But with the RSA, you don’t see those stats in the same way. So I find looking at that data where it shows you the combinations that can give you some insight too, for each particular client and each particular thing that you’re trying to advertise for.
What does Google think are the most important aspects?
Right. And again, when you look in there, it’s really interesting because again, they favor certain combinations a lot more than others.
So I think that’s really interesting to look at and start to sort of digest as well when you’re thinking about what you want to create and what kind of things you might want to test because you’ll find assets that they never pick ever.
So you can look in there and see that and be like, well, this headline in here is doing nothing for me, or they never serve this particular description. You might as well put something else in its place.
Right. Because those assets that are sitting in there, never getting served, are doing nothing for you. So I think that’s an interesting place to kind of us as humans, right? We’re talking about how to still have where do we have value in the system where everything is automated to a certain degree?
I think looking at that particular set of data, lets your human brain think about some things that, like the machine can’t think about as well.
Wrapping it up
Fred: I love that. I think let’s wrap up on that. Great advice!
Ed: I’d like to add one thing. Do you know the frustrating thing about looking at the combinations, seeing that one headline isn’t getting any impressions, then removing it from the RSA and your ad score dropping, saying, oh, you’re out of rubbish now it’s like, oh, you right?
Fred: And I think this is really important for people to understand. The ad relevant score is a prediction. It has nothing to do with your performance. And the asset labels are based on your performance. Two completely separate systems, so they don’t talk to each other and they’re going to tell you stupid stuff like that.
Ed: Good point.
Fred: Yeah. Well, this has been a great conversation. I feel like we need to do another one as this topic evolves and as more metrics hopefully become available, a final wrap of anything that we didn’t cover or just tell us where we can find you. Remind us. Let’s start with ladies first, Julie. Yes.
Julie: I mean, this is definitely a topic that we’re going to be talking about, I think, all through 2022, so I’d be happy to talk about it again anytime.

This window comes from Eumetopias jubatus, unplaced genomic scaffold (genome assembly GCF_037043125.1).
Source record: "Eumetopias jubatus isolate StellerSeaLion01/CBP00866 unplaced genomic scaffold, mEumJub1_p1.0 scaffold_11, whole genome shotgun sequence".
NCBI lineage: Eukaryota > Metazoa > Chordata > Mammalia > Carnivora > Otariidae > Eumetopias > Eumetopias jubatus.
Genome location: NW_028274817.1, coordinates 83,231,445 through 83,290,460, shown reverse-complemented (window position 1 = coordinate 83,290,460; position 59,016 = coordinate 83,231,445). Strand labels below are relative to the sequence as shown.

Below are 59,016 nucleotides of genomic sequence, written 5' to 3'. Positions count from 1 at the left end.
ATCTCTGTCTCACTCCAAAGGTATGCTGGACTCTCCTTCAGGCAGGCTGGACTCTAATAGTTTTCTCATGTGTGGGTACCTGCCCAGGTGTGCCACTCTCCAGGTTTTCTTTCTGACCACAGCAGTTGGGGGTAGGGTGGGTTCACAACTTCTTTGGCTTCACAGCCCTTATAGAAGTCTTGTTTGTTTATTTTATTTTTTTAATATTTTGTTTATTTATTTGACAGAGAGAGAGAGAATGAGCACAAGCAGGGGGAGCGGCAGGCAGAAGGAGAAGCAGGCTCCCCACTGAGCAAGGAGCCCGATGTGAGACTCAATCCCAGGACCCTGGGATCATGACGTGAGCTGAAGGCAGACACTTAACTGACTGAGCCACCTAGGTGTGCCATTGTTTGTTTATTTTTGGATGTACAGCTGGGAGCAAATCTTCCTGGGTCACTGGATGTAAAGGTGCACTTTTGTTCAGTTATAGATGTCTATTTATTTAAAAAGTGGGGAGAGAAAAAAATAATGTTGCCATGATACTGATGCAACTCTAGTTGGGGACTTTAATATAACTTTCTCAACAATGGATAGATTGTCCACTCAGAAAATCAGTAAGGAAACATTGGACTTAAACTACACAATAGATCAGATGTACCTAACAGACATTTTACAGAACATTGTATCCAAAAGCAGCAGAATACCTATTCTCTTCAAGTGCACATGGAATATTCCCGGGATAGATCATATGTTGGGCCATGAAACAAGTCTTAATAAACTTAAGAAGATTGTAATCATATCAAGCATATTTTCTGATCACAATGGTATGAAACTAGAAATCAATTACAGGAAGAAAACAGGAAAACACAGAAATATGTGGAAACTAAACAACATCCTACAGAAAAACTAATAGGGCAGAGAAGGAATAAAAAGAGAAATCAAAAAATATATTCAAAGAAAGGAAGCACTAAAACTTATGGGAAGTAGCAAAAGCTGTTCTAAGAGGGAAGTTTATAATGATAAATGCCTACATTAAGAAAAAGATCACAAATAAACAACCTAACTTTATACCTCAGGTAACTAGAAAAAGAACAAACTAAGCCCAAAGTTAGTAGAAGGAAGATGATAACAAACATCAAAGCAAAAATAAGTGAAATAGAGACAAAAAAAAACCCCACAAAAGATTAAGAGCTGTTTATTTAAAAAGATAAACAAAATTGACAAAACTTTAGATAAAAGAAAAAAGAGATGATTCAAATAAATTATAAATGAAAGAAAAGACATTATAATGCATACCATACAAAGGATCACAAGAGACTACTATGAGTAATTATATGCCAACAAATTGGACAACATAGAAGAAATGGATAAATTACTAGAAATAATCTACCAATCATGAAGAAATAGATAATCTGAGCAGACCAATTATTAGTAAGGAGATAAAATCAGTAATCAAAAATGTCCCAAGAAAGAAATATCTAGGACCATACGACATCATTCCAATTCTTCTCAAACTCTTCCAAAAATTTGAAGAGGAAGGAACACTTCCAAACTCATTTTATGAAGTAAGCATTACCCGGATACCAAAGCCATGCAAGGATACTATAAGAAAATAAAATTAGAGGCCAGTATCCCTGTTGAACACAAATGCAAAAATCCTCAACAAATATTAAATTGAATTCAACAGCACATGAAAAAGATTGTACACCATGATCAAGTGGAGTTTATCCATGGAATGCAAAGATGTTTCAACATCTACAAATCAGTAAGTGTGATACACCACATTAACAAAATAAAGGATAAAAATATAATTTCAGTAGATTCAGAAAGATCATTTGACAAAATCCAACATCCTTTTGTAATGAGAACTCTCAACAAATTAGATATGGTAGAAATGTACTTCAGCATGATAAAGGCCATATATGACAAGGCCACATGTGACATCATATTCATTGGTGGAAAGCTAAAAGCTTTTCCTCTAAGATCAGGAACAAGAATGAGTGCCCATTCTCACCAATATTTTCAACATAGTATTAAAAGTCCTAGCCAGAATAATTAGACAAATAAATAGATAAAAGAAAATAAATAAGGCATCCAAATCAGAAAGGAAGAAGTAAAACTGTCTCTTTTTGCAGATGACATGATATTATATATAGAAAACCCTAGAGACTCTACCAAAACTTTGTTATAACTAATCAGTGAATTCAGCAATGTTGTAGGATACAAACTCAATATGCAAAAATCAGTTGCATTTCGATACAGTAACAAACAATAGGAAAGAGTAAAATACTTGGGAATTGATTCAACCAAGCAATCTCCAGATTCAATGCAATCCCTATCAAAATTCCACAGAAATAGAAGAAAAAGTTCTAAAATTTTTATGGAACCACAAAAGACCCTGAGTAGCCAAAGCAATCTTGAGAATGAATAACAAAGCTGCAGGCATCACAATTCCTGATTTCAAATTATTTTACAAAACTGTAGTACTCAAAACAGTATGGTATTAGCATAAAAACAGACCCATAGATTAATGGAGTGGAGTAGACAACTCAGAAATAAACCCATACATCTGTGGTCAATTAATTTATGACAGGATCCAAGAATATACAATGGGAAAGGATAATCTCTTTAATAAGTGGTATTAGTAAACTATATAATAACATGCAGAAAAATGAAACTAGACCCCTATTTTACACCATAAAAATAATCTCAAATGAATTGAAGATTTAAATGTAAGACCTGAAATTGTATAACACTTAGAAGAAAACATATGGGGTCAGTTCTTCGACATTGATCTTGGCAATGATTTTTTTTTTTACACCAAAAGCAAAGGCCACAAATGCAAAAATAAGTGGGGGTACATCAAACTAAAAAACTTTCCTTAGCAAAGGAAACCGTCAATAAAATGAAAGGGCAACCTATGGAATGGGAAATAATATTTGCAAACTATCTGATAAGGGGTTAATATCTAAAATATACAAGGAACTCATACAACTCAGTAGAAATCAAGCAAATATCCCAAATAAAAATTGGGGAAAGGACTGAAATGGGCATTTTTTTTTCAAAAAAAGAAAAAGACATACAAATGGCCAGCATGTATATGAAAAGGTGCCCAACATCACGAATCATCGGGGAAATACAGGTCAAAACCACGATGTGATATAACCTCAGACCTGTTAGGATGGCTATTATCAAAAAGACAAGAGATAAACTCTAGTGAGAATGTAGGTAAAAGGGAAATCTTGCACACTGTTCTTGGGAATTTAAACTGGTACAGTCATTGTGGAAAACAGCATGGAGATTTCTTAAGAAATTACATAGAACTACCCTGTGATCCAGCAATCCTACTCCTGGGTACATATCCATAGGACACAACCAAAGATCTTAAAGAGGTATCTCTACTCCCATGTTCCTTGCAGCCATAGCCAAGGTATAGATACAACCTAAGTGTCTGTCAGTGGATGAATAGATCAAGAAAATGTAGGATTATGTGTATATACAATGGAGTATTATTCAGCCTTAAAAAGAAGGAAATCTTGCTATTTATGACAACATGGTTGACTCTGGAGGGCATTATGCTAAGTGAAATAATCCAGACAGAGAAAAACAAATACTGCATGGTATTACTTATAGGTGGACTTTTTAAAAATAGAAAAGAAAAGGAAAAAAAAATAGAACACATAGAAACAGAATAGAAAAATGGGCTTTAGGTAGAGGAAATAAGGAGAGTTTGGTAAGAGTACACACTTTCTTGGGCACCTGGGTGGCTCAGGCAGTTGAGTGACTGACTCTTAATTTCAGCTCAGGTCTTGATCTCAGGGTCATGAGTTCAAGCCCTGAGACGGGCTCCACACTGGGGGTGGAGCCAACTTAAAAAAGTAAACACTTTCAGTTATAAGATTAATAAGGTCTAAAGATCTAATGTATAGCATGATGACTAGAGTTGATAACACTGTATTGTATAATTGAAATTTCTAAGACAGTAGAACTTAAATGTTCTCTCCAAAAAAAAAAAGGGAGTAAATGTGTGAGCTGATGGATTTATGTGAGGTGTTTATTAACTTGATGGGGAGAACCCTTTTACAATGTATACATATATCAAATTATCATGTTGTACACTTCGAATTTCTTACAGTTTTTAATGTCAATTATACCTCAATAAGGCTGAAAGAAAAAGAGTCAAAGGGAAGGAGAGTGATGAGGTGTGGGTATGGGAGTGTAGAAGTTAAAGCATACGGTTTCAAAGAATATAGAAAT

As for where you can find me, I’m really active on Twitter, so that’s the best place to find me.
My Twitter handle is @NeptuneMoon. I am always active on the #PPCchat, so you can find me in either of those places. And I’d encourage you to check out. We have a ton of resources and links to past chats and that type of thing on the PPC chat website as well, which you can find at officialppcchat.com.
Fred: All right. And I know your dinner is getting cold, so wrap it, Ed.
Ed: So, me, I’ve got a really awful load of websites. I won’t bother. I’m not very active on social media, but if you really want to find me, go to Edleak.com.
It’s a rubbish website, but you can find your way to my other stuff from there. That’s it. Really. I mean, I don’t have a lot more to add. I won’t get another invite.
Fred: Julie should we invite him again?
Julie: Yeah, I think so. Yeah.
Ed: Thanks. All right.
Fred: But only if you meet me in London.
Ed: Hey, I want a copy of that book. Did you say two books I got two books?
Fred: You still didn’t get the first one. It was like back in 2019. Anyway, bringing up the book so folks ‘Unlevel the Playing Field’, it’s on Amazon.
Ed: Where’d you find the time?
Fred: I’m efficient, I guess, but I hope the book is good. We did a couple of iterations of it. I wasn’t very happy with the first one I wrote. Kind of went back and made it I think, really good.
It talks it’s really about this evolving nature of automation in PPC and how we deal with it. RSAs are one great example.
So anyway, thank you both for being on. Julie, I think we’re going to hang out in Austin at Hero Conf.
Julie: No, sorry. I’m not going to be there with you. It’s a bummer.
Fred: Well, anyway, it’s been a pleasure having both of you on folks.
If you enjoyed this episode you want to see more of them. We’re doing them about twice a month subscribe to the YouTube channel. That way you’ll find out.
And if you have any questions for me or Optmyzr, I’m @siliconvallaeys on Twitter and you can always find me Optmyzr.com.
So thanks so much for watching. See you for the next one.
Connect with the panelists.
- Do not pin assets in your RSAs. But if you absolutely have to then pin multiple texts to a single position. This gives you control over what the ad says and gives Google some flexibility.
- Provide as many headlines and descriptions as possible to let Google generate the maximum number of ad variations.
- Learn to become more business-savvy because with automation taking care of the basic stuff, the success of your campaigns depends on your expertise.